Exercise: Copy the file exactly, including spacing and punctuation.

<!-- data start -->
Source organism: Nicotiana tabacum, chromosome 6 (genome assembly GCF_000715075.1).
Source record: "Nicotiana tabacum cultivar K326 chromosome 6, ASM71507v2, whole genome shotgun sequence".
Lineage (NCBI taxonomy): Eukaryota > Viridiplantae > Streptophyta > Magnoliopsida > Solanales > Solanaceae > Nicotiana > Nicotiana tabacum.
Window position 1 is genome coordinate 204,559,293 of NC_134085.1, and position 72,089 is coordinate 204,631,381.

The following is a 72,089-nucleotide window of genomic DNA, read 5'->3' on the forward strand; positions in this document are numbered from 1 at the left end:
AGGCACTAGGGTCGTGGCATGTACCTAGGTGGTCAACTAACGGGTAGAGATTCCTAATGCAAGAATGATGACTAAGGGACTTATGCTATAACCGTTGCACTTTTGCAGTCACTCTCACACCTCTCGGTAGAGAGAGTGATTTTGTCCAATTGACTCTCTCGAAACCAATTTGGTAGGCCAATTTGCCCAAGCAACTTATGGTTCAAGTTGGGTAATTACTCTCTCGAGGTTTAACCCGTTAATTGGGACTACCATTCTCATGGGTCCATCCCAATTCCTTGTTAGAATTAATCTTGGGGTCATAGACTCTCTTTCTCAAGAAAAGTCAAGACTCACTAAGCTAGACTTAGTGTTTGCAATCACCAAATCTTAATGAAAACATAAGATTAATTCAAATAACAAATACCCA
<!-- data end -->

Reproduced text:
Source organism: Nicotiana tabacum, chromosome 6 (genome assembly GCF_000715075.1).
Source record: "Nicotiana tabacum cultivar K326 chromosome 6, ASM71507v2, whole genome shotgun sequence".
Lineage (NCBI taxonomy): Eukaryota > Viridiplantae > Streptophyta > Magnoliopsida > Solanales > Solanaceae > Nicotiana > Nicotiana tabacum.
Window position 1 is genome coordinate 204,559,293 of NC_134085.1, and position 72,089 is coordinate 204,631,381.

The following is a 72,089-nucleotide window of genomic DNA, read 5'->3' on the forward strand; positions in this document are numbered from 1 at the left end:
AGGCACTAGGGTCGTGGCATGTACCTAGGTGGTCAACTAACGGGTAGAGATTCCTAATGCAAGAATGATGACTAAGGGACTTATGCTATAACCGTTGCACTTTTGCAGTCACTCTCACACCTCTCGGTAGAGAGAGTGATTTTGTCCAATTGACTCTCTCGAAACCAATTTGGTAGGCCAATTTGCCCAAGCAACTTATGGTTCAAGTTGGGTAATTACTCTCTCGAGGTTTAACCCGTTAATTGGGACTACCATTCTCATGGGTCCATCCCAATTCCTTGTTAGAATTAATCTTGGGGTCATAGACTCTCTTTCTCAAGAAAAGTCAAGACTCACTAAGCTAGACTTAGTGTTTGCAATCACCAAATCTTAATGAAAACATAAGATTAATTCAAATAACAAATACCCA